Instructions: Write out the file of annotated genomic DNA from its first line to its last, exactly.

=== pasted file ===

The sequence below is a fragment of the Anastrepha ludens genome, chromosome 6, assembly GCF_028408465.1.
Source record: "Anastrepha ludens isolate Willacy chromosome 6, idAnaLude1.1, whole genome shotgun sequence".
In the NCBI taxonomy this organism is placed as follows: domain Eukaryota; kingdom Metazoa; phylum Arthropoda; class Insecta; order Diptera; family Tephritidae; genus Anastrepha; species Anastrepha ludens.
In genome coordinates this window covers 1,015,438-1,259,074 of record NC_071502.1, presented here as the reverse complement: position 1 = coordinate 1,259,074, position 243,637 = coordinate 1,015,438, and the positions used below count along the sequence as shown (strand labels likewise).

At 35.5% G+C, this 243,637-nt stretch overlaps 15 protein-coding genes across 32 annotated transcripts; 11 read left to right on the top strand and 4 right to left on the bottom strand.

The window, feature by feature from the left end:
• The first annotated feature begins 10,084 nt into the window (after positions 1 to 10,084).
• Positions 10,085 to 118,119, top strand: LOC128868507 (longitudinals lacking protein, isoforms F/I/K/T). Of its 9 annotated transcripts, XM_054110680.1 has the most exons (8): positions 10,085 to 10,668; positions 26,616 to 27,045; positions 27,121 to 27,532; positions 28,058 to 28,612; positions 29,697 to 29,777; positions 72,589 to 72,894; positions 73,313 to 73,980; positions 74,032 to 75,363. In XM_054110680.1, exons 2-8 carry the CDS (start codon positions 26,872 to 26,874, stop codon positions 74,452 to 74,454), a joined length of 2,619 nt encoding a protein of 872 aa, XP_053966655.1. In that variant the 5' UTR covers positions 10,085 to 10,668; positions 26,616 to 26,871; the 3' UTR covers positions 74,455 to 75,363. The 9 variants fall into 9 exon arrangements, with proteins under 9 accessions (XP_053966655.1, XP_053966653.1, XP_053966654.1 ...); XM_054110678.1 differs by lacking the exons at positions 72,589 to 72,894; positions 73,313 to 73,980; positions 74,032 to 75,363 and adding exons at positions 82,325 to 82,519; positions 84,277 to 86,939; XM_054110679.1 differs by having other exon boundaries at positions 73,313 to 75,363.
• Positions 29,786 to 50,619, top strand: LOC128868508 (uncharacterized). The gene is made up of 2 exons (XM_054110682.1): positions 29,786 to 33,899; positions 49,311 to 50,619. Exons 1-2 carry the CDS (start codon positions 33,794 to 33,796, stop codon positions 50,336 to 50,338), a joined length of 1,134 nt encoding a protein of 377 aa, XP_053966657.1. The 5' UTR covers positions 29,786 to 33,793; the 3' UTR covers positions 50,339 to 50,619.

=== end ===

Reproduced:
The sequence below is a fragment of the Anastrepha ludens genome, chromosome 6, assembly GCF_028408465.1.
Source record: "Anastrepha ludens isolate Willacy chromosome 6, idAnaLude1.1, whole genome shotgun sequence".
In the NCBI taxonomy this organism is placed as follows: domain Eukaryota; kingdom Metazoa; phylum Arthropoda; class Insecta; order Diptera; family Tephritidae; genus Anastrepha; species Anastrepha ludens.
In genome coordinates this window covers 1,015,438-1,259,074 of record NC_071502.1, presented here as the reverse complement: position 1 = coordinate 1,259,074, position 243,637 = coordinate 1,015,438, and the positions used below count along the sequence as shown (strand labels likewise).

At 35.5% G+C, this 243,637-nt stretch overlaps 15 protein-coding genes across 32 annotated transcripts; 11 read left to right on the top strand and 4 right to left on the bottom strand.

The window, feature by feature from the left end:
• The first annotated feature begins 10,084 nt into the window (after positions 1 to 10,084).
• Positions 10,085 to 118,119, top strand: LOC128868507 (longitudinals lacking protein, isoforms F/I/K/T). Of its 9 annotated transcripts, XM_054110680.1 has the most exons (8): positions 10,085 to 10,668; positions 26,616 to 27,045; positions 27,121 to 27,532; positions 28,058 to 28,612; positions 29,697 to 29,777; positions 72,589 to 72,894; positions 73,313 to 73,980; positions 74,032 to 75,363. In XM_054110680.1, exons 2-8 carry the CDS (start codon positions 26,872 to 26,874, stop codon positions 74,452 to 74,454), a joined length of 2,619 nt encoding a protein of 872 aa, XP_053966655.1. In that variant the 5' UTR covers positions 10,085 to 10,668; positions 26,616 to 26,871; the 3' UTR covers positions 74,455 to 75,363. The 9 variants fall into 9 exon arrangements, with proteins under 9 accessions (XP_053966655.1, XP_053966653.1, XP_053966654.1 ...); XM_054110678.1 differs by lacking the exons at positions 72,589 to 72,894; positions 73,313 to 73,980; positions 74,032 to 75,363 and adding exons at positions 82,325 to 82,519; positions 84,277 to 86,939; XM_054110679.1 differs by having other exon boundaries at positions 73,313 to 75,363.
• Positions 29,786 to 50,619, top strand: LOC128868508 (uncharacterized). The gene is made up of 2 exons (XM_054110682.1): positions 29,786 to 33,899; positions 49,311 to 50,619. Exons 1-2 carry the CDS (start codon positions 33,794 to 33,796, stop codon positions 50,336 to 50,338), a joined length of 1,134 nt encoding a protein of 377 aa, XP_053966657.1. The 5' UTR covers positions 29,786 to 33,793; the 3' UTR covers positions 50,339 to 50,619.